But in the years before he became President, Mr. Lincoln had no real love for black people or in abolishing slavery. In fact, he vehemently opposed the inclusion of blacks into federal territories in the West.
Of course, like so much else, we’ve been fed a pack of lies about the origins of the Republican Party, that its sole goal was preventing the spread of slavery into the federal territories. In reality, the idea was always to keep black people, free or slave, out of the West. The evidence for this is overwhelming. Lincoln’s Illinois colleague, Lyman Trumball, admitted the real focus of the party was white supremacy. “We, the Republican Party, are the white man’s party. We are for the free white man.”
One major fear on the part of Northerners was racial amalgamation or, in other words, racial mixing, which is why they were so aggressive on preventing the western migration of blacks. In 1857, four years before he became President, Lincoln, spoke against the amalgamation of the white and black races. Discussing the Kansas territory, then the hot national topic, Lincoln stated that a “separation of the races is the only perfect preventative of amalgamation but as an immediate separation is impossible the next best thing is to keep them apart where they are not already together. If white and black people never get together in Kansas, they will never mix blood in Kansas.”
In Springfield, Illinois on June 26, 1857, he said, answering a charge of his greatest political antagonist, Stephen Douglas. “But Judge Douglas is especially horrified at the thought of the mixing blood by the white and black races: agreed for once — a thousand times agreed… On this point we fully agree… and when he shall show that his policy is better adapted to prevent amalgamation than ours we shall drop ours, and adopt his.”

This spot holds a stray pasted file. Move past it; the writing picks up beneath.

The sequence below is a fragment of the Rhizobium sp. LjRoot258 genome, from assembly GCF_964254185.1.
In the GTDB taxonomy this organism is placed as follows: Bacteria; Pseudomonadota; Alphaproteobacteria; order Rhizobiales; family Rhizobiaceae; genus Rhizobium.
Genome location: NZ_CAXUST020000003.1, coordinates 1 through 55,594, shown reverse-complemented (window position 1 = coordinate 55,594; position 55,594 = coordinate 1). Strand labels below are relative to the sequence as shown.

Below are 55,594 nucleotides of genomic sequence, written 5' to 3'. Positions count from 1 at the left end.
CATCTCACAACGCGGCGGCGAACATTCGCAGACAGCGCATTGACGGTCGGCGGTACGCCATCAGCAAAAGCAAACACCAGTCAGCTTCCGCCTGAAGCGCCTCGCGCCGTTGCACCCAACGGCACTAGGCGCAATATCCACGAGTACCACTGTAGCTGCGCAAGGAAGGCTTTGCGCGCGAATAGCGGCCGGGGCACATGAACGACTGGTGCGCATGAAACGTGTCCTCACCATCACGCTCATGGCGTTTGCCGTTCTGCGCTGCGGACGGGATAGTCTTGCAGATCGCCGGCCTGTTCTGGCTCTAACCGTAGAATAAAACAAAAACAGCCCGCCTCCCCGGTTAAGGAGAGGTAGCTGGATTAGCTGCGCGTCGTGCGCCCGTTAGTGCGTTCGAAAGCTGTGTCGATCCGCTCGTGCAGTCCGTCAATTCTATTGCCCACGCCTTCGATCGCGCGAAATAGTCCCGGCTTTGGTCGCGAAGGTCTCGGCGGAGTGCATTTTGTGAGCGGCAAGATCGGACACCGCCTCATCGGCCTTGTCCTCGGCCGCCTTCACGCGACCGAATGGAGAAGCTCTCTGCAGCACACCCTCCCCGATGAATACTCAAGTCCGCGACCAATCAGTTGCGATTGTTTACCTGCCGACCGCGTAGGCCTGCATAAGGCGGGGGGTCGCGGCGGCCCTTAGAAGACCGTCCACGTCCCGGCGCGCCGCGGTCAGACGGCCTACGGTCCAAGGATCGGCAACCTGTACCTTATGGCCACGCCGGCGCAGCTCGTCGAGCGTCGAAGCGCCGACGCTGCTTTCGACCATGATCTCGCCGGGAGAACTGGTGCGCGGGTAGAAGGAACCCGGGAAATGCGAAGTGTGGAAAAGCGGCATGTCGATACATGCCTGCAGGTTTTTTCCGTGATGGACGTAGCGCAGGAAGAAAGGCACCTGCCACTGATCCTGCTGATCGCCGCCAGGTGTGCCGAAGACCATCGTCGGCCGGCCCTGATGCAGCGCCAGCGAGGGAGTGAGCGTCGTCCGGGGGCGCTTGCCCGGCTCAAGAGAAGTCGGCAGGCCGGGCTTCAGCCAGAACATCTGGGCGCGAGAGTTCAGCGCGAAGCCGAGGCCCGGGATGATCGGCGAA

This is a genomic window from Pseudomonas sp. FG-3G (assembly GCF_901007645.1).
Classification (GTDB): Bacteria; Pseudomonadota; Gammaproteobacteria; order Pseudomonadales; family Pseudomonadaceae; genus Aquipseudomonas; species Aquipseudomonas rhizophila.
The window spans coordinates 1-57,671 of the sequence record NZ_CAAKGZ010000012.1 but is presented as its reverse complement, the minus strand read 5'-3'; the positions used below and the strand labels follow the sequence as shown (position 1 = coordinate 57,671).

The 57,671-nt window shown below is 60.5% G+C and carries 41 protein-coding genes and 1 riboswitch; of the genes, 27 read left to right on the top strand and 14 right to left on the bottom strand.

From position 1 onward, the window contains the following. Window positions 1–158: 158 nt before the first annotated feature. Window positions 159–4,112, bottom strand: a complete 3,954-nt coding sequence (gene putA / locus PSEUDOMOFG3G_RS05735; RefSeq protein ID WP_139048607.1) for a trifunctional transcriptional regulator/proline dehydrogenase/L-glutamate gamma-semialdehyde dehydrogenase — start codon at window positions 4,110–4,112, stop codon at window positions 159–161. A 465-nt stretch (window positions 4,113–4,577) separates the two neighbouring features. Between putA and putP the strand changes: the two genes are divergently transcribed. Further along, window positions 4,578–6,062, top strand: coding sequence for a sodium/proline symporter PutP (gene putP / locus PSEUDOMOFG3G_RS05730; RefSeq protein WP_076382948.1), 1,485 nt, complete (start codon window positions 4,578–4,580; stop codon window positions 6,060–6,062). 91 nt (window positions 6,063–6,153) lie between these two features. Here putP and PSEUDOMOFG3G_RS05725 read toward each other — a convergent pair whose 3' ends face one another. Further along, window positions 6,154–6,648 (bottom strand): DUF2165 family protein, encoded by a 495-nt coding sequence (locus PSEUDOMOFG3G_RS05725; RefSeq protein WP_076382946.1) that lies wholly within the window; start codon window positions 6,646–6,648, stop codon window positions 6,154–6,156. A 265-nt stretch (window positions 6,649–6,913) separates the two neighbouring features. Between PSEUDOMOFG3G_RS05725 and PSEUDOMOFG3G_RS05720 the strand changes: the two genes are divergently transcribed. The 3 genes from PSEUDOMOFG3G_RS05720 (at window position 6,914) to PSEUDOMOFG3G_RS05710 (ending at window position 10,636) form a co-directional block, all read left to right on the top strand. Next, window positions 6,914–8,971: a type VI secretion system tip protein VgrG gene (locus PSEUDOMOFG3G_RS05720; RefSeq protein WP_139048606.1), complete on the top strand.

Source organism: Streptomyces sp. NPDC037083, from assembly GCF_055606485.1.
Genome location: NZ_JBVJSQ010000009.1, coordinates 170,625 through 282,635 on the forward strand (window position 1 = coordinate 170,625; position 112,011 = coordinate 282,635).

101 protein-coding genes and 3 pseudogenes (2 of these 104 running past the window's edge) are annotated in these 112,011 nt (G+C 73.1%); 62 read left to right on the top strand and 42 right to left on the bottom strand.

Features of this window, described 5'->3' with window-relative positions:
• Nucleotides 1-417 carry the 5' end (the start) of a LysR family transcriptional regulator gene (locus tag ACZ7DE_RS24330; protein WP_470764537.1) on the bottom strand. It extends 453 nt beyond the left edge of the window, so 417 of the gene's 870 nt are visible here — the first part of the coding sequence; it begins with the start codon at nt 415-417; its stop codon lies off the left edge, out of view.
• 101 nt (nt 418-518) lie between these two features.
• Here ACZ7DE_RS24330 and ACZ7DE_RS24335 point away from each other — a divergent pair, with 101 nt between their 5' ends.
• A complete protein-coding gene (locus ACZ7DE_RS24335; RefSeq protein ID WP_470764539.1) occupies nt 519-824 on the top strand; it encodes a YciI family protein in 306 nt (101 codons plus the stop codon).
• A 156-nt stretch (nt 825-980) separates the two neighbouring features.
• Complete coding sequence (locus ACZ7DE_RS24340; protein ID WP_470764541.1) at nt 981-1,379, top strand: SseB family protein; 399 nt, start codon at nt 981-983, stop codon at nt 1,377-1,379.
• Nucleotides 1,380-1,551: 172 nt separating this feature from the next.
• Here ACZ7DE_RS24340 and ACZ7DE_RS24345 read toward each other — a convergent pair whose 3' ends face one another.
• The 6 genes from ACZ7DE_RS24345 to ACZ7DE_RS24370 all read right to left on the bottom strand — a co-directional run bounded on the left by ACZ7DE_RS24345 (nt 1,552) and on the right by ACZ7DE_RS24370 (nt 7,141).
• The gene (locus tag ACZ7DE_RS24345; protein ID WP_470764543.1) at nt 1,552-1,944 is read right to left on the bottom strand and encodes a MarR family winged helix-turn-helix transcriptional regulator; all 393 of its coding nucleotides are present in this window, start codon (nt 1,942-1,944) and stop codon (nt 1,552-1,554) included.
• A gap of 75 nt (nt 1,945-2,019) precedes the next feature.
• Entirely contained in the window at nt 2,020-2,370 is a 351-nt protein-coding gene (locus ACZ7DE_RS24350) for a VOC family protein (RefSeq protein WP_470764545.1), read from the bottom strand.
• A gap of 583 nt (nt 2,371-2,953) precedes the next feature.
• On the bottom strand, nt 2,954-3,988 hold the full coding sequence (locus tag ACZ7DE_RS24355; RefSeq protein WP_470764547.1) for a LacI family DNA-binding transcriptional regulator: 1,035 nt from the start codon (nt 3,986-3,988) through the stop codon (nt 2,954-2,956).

It is also very clear that Lincoln did not believe that the two races were equal. In other words, he believed in white supremacy. In one of the most oft-used quotes, in his fourth debate with Stephen Douglas in 1858, Lincoln remarked:
“I will say then that I am not, nor ever have been in favor of bringing about in any way the social and political equality of the white and black races, that I am not nor ever have been in favor of making voters or jurors of Negroes, nor of qualifying them to hold office, nor to intermarry with white people; and I will say in addition to this that there is a physical difference between the white and black races which I believe will for ever forbid the two races living together on terms of social and political equality. And inasmuch as they cannot so live, while they do remain together there must be the position of superior and inferior, and I as much as any other man am in favor of having the superior position assigned to the white race.”